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Authentication Redux

Vascular map of handThe trip to New York for a board meeting last week went smoothly. Traffic was light — even within the city — and I got to the hotel lobby in much better than normal time. The one thing that went less well than it could have the check in process at the Radisson Martinique on Broadway. After a long wait line I was greeted by a person at the desk. Hoteliers actually think that guests want to be greeted by an employee and have them ask how you are today. One would think that they would realize is that the most important thing a guest wants to get to their room. I had a reservation. All the information about me is already in the reservation record and the frequent stayer record. In spite of this the hotel agent had to enter a lot of keystrokes for some reason. The only thing they did not have was authentication. They wanted to make sure I was the person I said I was. I showed them my driver’s license in the flip-up plastic window of my wallet but that was not good enough. The agent had to go to the back office and make a photocopy. No wonder the waiting line is so long.

The solution to speeding up and improving the accuracy of the authentication process is the use of biometrics. The technology has been around for decades. Pick your favorite — hand geometry, fingerprint, iris scan, face scan, or voice print. There are many working solutions available today from many vendors. None are perfect and that is why we don’t see more implementations. Rather than take a leadership approach, many institutions in effect say, "we can’t do *anything* until it is perfect. Some lawyers say that if it hasn’t been to the Supreme Court then don’t use it. The result is that we stand in line waiting for someone to photocopy what might be a stolen driver’s license.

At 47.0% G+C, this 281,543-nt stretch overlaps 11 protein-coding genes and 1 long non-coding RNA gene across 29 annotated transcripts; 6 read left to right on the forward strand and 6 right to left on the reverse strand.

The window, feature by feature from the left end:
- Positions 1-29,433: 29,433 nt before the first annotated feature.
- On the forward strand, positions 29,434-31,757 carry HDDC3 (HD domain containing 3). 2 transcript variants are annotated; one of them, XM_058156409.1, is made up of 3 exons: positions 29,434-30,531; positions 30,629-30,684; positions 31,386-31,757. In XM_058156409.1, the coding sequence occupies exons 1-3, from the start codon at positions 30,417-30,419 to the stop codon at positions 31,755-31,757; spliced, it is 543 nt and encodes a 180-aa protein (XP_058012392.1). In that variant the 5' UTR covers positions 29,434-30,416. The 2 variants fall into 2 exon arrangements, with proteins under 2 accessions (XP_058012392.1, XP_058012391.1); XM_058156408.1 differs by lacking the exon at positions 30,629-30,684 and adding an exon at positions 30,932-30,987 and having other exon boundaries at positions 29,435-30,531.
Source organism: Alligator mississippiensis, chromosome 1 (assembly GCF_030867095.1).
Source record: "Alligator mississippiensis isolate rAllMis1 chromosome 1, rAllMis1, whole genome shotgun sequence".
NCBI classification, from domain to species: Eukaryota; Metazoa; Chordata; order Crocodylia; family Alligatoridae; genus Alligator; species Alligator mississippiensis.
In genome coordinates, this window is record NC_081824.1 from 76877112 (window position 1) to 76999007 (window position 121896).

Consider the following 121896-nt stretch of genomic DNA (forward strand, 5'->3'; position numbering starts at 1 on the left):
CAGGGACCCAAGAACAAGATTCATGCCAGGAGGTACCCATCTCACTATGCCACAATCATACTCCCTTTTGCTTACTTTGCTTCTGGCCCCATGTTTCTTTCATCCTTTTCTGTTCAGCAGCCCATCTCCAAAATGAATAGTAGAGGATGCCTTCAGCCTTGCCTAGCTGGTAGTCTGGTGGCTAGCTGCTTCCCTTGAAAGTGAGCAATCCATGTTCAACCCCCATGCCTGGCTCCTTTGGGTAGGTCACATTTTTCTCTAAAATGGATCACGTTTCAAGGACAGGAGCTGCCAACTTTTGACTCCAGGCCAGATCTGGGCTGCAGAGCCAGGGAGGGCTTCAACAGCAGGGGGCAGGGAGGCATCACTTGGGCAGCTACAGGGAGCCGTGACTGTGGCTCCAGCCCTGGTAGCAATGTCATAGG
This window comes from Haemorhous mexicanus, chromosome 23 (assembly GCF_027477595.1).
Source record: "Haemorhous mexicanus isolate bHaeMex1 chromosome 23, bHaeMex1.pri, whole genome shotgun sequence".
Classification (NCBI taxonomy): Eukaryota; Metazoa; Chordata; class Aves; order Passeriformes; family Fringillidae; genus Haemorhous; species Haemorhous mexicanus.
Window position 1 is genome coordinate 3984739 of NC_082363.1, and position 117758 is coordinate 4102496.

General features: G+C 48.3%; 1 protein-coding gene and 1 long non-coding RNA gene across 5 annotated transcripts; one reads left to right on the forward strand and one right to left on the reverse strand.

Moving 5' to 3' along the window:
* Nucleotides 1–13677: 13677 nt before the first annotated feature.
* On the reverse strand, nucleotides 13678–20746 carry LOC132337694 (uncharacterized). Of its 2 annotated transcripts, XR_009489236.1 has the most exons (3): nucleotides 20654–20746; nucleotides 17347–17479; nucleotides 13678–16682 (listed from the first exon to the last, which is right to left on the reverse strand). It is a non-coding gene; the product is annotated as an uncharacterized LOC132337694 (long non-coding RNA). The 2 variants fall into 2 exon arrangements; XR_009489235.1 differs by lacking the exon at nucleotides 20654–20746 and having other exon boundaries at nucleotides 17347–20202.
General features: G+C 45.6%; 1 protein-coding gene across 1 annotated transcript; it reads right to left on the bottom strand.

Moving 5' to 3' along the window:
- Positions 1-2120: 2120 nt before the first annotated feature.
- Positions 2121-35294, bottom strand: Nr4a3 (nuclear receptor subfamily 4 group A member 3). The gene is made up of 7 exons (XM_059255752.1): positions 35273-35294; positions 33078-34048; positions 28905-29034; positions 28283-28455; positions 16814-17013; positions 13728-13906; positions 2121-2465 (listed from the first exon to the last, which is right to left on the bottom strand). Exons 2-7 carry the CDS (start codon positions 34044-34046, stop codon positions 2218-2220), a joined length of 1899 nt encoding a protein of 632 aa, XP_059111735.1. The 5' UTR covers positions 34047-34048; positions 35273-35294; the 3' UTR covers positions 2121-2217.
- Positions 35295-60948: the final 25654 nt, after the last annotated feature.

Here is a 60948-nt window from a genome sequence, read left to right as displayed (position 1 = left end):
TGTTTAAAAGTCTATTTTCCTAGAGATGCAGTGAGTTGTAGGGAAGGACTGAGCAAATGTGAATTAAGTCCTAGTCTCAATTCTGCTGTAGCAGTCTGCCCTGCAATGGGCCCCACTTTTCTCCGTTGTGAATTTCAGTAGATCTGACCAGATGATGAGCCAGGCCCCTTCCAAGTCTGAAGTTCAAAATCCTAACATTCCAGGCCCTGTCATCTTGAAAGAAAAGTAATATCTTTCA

My favorite approach is hand vascular pattern biometric a technology that originated from a conventional vein pattern recognition system. Studies show that 99.98% of the world’s adult population can use it. It is highly secure because there is no back door, such as a key or numeric password. Fingerprint devices suffer from usability because some users have faint fingerprints while iris and retina scan devices may not be appropriate for people with eye diseases. On the other hand, no pun intended, hand vascular patterns are unique to each of us and to each hand. The chance of someone being incorrectly recognized is 0.0001%. Not perfect but that is good enough for me. The best part is that hand vascular scanning does not require physical contact, compared to fingerprint scanners which require users to press a finger onto the scanner in order to capture the print. The idea of wiping your finger over something that millions of other people have wiped their fingers seems inconsistent with what people on cruise ships are told. One other subtly for increased security with hand scanning is that because of the sensor’s capability to sense the user’s temperature, there assurance that the hand is alive. Being able to establish that we are who we say we are could speed the lines at airports, hotels, sporting events, and hospitals.

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